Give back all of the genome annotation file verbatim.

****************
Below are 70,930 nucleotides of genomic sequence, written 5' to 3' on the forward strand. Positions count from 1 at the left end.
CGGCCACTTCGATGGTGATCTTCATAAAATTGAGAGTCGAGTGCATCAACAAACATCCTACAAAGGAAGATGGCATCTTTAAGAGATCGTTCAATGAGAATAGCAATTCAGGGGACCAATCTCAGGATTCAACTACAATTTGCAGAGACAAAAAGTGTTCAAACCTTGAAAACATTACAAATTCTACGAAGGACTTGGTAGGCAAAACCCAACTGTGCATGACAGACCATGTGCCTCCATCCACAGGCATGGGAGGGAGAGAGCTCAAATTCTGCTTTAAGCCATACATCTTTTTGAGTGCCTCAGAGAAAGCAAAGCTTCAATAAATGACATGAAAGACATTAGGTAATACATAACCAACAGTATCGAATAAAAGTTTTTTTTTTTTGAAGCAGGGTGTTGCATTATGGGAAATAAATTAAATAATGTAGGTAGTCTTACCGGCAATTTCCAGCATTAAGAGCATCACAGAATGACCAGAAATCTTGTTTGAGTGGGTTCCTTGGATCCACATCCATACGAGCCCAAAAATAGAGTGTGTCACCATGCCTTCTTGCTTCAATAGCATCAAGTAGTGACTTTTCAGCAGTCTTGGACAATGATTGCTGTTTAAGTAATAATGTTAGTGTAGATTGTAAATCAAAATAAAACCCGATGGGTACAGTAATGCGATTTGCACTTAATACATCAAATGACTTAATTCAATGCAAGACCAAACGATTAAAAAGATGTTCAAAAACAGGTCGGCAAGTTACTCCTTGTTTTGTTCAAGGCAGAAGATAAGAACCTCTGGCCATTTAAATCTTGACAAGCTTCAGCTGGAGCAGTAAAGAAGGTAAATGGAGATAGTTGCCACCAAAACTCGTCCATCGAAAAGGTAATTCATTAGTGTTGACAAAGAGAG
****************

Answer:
Below are 70,930 nucleotides of genomic sequence, written 5' to 3' on the forward strand. Positions count from 1 at the left end.
CGGCCACTTCGATGGTGATCTTCATAAAATTGAGAGTCGAGTGCATCAACAAACATCCTACAAAGGAAGATGGCATCTTTAAGAGATCGTTCAATGAGAATAGCAATTCAGGGGACCAATCTCAGGATTCAACTACAATTTGCAGAGACAAAAAGTGTTCAAACCTTGAAAACATTACAAATTCTACGAAGGACTTGGTAGGCAAAACCCAACTGTGCATGACAGACCATGTGCCTCCATCCACAGGCATGGGAGGGAGAGAGCTCAAATTCTGCTTTAAGCCATACATCTTTTTGAGTGCCTCAGAGAAAGCAAAGCTTCAATAAATGACATGAAAGACATTAGGTAATACATAACCAACAGTATCGAATAAAAGTTTTTTTTTTTTGAAGCAGGGTGTTGCATTATGGGAAATAAATTAAATAATGTAGGTAGTCTTACCGGCAATTTCCAGCATTAAGAGCATCACAGAATGACCAGAAATCTTGTTTGAGTGGGTTCCTTGGATCCACATCCATACGAGCCCAAAAATAGAGTGTGTCACCATGCCTTCTTGCTTCAATAGCATCAAGTAGTGACTTTTCAGCAGTCTTGGACAATGATTGCTGTTTAAGTAATAATGTTAGTGTAGATTGTAAATCAAAATAAAACCCGATGGGTACAGTAATGCGATTTGCACTTAATACATCAAATGACTTAATTCAATGCAAGACCAAACGATTAAAAAGATGTTCAAAAACAGGTCGGCAAGTTACTCCTTGTTTTGTTCAAGGCAGAAGATAAGAACCTCTGGCCATTTAAATCTTGACAAGCTTCAGCTGGAGCAGTAAAGAAGGTAAATGGAGATAGTTGCCACCAAAACTCGTCCATCGAAAAGGTAATTCATTAGTGTTGACAAAGAGAG